Our work with energetics was in two basic areas. First, there was the fact that every self could be experienced energetically and that the awareness of this was of utmost importance. We saw clearly that the effectiveness of the facilitator was dependent upon the recognition of the energy and the ability to hold this. We realized that the best facilitators worked at an energetic, rather than verbal, level. They paid more attention to maintaining the energetic integrity of a self than to asking it the "proper" questions.
There is another aspect to the facilitator's sensitivity to energetics. If the facilitator was able to use energetics, then he or she could often help a self to emerge by a process of energetic induction. This works like a tuning fork - you strike the tuning fork and set it down on a sounding board. The sounding board then vibrates at the same frequency, giving off the same note. The facilitator operates like a tuning fork, calling up a specific energy within himself or herself, and the subject responds with the same. In this way, and when appropriate, the facilitator can help to induct a sought-after energy. This is particularly helpful when helping people to learn how to utilize personal and impersonal energies.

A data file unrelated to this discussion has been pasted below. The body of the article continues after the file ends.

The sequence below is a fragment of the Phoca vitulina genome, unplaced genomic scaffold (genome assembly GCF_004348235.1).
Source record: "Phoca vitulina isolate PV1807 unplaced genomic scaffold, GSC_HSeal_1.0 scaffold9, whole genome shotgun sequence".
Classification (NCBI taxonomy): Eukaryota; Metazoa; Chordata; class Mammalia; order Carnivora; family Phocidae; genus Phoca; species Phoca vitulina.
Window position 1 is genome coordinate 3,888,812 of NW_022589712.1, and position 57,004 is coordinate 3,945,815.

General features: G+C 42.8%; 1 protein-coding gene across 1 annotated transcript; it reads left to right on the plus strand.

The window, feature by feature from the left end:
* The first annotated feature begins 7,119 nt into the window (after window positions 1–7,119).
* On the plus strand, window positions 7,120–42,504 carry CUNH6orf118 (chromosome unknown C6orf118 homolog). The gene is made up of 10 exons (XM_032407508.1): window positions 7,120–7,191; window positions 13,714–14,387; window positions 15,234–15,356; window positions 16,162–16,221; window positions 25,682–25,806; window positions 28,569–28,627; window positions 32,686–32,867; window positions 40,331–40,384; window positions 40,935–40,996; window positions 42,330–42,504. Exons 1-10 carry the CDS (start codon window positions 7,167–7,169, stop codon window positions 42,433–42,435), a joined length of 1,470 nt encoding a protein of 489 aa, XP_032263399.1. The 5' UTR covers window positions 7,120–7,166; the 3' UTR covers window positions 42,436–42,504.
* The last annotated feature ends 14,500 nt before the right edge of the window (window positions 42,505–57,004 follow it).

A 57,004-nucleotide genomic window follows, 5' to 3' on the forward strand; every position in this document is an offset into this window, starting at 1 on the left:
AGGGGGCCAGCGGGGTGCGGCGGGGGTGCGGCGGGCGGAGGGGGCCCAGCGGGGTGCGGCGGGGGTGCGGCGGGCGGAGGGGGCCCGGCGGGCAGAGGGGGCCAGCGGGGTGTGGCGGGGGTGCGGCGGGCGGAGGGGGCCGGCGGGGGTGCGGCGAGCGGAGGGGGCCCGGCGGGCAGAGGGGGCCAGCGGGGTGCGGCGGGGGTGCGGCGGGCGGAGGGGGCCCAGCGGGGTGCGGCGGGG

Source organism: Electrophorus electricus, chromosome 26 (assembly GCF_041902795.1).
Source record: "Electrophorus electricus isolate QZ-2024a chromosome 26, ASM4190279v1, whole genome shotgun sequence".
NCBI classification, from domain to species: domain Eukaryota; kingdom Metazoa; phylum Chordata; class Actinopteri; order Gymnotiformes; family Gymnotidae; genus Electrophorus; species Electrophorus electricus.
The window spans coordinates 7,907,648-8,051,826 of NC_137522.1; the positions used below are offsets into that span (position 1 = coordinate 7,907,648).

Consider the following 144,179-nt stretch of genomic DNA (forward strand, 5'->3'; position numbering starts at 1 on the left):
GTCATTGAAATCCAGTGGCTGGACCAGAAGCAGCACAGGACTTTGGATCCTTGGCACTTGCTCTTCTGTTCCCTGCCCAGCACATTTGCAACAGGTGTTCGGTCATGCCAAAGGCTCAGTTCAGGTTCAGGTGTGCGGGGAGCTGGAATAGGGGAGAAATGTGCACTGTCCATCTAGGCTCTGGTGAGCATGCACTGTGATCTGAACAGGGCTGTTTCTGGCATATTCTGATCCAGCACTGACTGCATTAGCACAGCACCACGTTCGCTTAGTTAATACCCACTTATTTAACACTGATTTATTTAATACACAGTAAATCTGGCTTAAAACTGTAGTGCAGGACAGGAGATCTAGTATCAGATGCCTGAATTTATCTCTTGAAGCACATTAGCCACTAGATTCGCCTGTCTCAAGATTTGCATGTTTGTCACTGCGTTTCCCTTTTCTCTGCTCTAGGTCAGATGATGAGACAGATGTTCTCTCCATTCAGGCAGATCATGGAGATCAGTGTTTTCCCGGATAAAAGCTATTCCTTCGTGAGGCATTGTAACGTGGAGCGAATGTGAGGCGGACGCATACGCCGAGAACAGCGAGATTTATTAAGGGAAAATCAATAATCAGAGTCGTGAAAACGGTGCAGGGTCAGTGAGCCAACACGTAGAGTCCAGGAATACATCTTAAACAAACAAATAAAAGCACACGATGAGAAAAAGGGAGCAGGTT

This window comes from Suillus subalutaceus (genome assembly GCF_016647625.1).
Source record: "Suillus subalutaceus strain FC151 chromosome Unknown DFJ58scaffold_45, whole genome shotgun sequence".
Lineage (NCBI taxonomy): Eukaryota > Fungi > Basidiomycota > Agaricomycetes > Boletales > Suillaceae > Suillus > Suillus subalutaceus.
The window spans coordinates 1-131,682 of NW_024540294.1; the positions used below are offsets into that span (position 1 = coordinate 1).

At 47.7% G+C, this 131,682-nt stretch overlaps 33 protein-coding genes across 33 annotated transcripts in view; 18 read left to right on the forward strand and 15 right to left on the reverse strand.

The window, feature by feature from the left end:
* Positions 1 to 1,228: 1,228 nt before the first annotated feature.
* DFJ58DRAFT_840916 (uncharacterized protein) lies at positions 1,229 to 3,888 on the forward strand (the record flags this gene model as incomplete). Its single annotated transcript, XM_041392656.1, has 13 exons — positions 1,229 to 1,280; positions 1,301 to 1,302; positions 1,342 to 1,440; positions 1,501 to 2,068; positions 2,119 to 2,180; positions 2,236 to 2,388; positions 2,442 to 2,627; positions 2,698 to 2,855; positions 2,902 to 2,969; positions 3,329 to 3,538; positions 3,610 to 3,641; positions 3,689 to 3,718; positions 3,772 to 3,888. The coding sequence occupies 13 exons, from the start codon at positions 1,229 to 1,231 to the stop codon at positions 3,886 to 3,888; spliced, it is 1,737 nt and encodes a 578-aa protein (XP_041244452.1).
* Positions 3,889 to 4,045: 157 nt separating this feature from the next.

This was a whole new world to explore. We also began to teach the Aware Ego how to bring into itself, or channel, the different energies, and, here again, it was the awakening of a whole new world. We literally taught people how to "play their own instruments" --how to affect their own energy fields. This work was particularly important because it was a way of strengthening the Aware Ego Process and empowering the individual.
The second area of work with energetics was our exploration and experimentation with linkage. We looked at energetic linkage as it related to bonding patterns and saw how it led to an increased understanding of the dynamics of family systems.